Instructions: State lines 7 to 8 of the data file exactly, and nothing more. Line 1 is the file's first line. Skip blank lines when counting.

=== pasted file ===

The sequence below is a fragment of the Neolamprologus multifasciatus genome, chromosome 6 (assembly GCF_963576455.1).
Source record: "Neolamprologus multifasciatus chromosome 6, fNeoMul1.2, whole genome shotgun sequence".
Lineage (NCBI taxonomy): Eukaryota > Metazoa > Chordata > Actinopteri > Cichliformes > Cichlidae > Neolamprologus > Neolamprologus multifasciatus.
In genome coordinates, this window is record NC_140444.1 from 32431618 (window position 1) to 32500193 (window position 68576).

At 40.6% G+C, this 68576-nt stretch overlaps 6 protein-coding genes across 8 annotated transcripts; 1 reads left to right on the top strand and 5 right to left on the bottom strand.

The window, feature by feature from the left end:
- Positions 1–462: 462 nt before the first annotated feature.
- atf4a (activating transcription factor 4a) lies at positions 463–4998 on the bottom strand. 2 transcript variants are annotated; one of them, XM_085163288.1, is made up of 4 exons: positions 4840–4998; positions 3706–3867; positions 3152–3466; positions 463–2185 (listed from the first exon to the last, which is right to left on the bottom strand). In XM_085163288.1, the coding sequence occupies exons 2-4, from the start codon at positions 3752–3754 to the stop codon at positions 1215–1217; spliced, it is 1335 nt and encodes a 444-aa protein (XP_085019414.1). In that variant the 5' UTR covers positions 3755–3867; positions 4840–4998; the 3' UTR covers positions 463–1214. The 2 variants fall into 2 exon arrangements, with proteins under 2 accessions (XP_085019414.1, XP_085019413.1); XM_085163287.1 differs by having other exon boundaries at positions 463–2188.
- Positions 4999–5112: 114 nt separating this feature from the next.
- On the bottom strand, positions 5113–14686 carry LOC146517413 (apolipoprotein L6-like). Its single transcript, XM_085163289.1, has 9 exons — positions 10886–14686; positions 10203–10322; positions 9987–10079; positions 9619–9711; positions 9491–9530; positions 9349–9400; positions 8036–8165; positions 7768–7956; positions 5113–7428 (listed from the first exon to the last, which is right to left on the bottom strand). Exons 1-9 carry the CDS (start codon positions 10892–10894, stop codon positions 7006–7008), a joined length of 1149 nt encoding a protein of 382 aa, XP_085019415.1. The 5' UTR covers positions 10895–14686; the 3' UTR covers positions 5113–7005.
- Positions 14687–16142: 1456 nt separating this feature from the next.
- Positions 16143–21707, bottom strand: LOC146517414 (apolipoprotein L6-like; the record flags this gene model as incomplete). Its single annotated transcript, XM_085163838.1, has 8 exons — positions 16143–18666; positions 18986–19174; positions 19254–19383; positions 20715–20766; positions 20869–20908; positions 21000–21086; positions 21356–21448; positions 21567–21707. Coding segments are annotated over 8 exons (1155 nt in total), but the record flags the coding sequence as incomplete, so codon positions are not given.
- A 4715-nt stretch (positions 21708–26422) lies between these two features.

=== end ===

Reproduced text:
- Positions 1–462: 462 nt before the first annotated feature.
- atf4a (activating transcription factor 4a) lies at positions 463–4998 on the bottom strand. 2 transcript variants are annotated; one of them, XM_085163288.1, is made up of 4 exons: positions 4840–4998; positions 3706–3867; positions 3152–3466; positions 463–2185 (listed from the first exon to the last, which is right to left on the bottom strand). In XM_085163288.1, the coding sequence occupies exons 2-4, from the start codon at positions 3752–3754 to the stop codon at positions 1215–1217; spliced, it is 1335 nt and encodes a 444-aa protein (XP_085019414.1). In that variant the 5' UTR covers positions 3755–3867; positions 4840–4998; the 3' UTR covers positions 463–1214. The 2 variants fall into 2 exon arrangements, with proteins under 2 accessions (XP_085019414.1, XP_085019413.1); XM_085163287.1 differs by having other exon boundaries at positions 463–2188.